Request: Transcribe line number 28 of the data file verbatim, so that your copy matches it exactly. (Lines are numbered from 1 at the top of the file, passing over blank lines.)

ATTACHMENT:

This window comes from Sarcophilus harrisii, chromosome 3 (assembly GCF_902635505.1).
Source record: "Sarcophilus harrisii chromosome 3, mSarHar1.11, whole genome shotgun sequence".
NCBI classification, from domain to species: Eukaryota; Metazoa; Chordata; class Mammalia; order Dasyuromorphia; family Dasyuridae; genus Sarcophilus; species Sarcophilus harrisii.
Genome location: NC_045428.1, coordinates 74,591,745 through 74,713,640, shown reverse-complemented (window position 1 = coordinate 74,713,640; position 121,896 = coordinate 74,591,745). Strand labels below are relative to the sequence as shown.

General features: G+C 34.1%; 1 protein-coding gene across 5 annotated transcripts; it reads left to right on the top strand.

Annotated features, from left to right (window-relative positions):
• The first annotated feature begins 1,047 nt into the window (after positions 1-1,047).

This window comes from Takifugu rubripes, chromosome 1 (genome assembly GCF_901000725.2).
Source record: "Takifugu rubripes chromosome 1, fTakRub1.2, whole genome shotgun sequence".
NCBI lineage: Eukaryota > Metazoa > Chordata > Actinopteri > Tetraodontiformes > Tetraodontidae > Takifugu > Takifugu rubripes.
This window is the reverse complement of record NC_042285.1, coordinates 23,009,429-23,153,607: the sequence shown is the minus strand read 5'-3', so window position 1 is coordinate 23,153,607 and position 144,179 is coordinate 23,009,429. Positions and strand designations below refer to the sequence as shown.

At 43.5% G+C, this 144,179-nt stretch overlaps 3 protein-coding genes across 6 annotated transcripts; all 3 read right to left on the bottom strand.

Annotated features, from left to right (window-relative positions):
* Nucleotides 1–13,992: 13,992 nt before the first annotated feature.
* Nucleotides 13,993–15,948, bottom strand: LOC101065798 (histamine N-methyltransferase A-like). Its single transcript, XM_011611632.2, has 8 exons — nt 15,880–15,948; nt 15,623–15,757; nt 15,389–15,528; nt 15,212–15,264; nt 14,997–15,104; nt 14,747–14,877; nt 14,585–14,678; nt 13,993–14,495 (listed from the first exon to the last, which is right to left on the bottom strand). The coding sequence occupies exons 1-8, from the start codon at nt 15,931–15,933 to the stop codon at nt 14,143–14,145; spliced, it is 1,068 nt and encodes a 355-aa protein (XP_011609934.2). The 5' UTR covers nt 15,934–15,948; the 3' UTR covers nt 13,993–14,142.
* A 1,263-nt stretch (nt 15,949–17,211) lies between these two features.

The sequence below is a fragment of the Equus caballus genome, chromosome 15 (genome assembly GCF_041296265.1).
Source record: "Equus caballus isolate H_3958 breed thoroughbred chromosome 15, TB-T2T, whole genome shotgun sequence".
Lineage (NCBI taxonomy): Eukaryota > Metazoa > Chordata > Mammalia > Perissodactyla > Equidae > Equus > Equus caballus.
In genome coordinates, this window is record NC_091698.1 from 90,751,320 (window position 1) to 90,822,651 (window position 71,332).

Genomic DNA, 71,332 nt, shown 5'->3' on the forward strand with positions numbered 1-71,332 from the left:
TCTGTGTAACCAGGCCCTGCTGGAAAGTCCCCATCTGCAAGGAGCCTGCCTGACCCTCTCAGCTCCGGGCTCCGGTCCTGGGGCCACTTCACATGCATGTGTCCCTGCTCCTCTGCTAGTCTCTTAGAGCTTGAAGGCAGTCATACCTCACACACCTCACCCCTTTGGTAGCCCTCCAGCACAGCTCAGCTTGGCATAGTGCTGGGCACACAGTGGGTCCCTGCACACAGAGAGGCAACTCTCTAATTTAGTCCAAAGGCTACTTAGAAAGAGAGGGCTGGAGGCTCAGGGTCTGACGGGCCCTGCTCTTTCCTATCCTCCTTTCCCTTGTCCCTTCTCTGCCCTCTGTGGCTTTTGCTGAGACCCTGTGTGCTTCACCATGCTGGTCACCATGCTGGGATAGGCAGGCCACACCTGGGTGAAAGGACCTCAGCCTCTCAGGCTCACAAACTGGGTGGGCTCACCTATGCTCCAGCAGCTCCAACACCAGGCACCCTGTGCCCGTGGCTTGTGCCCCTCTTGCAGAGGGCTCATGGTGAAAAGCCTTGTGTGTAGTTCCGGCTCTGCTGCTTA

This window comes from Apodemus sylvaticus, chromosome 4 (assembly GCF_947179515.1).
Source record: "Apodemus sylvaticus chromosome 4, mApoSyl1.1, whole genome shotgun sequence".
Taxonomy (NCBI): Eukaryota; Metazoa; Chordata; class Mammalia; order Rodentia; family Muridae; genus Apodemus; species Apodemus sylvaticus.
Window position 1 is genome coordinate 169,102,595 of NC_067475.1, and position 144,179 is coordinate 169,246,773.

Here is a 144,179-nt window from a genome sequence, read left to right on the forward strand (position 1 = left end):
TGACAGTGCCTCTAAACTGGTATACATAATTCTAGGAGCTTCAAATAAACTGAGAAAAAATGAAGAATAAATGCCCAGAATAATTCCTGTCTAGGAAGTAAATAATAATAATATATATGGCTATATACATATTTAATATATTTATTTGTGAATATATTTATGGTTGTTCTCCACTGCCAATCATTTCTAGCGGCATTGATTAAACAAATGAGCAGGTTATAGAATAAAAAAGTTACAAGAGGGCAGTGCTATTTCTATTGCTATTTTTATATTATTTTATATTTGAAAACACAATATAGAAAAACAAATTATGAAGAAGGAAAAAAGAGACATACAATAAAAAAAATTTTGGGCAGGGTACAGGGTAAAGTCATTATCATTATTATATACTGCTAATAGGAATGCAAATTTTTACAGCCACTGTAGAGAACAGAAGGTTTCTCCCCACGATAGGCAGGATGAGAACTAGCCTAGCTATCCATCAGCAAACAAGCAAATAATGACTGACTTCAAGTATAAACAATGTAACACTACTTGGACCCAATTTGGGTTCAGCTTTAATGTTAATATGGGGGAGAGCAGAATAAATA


TGACAGTGCCTCTAAACTGGTATACATAATTCTAGGAGCTTCAAATAAACTGAGAAAAAATGAAGAATAAATGCCCAGAATAATTCCTGTCTAGGAAGTAAATAATAATAATATATATGGCTATATACATATTTAATATATTTATTTGTGAATATATTTATGGTTGTTCTCCACTGCCAATCATTTCTAGCGGCATTGATTAAACAAATGAGCAGGTTATAGAATAAAAAAGTTACAAGAGGGCAGTGCTATTTCTATTGCTATTTTTATATTATTTTATATTTGAAAACACAATATAGAAAAACAAATTATGAAGAAGGAAAAAAGAGACATACAATAAAAAAAATTTTGGGCAGGGTACAGGGTAAAGTCATTATCATTATTATATACTGCTAATAGGAATGCAAATTTTTACAGCCACTGTAGAGAACAGAAGGTTTCTCCCCACGATAGGCAGGATGAGAACTAGCCTAGCTATCCATCAGCAAACAAGCAAATAATGACTGACTTCAAGTATAAACAATGTAACACTACTTGGACCCAATTTGGGTTCAGCTTTAATGTTAATATGGGGGAGAGCAGAATAAATA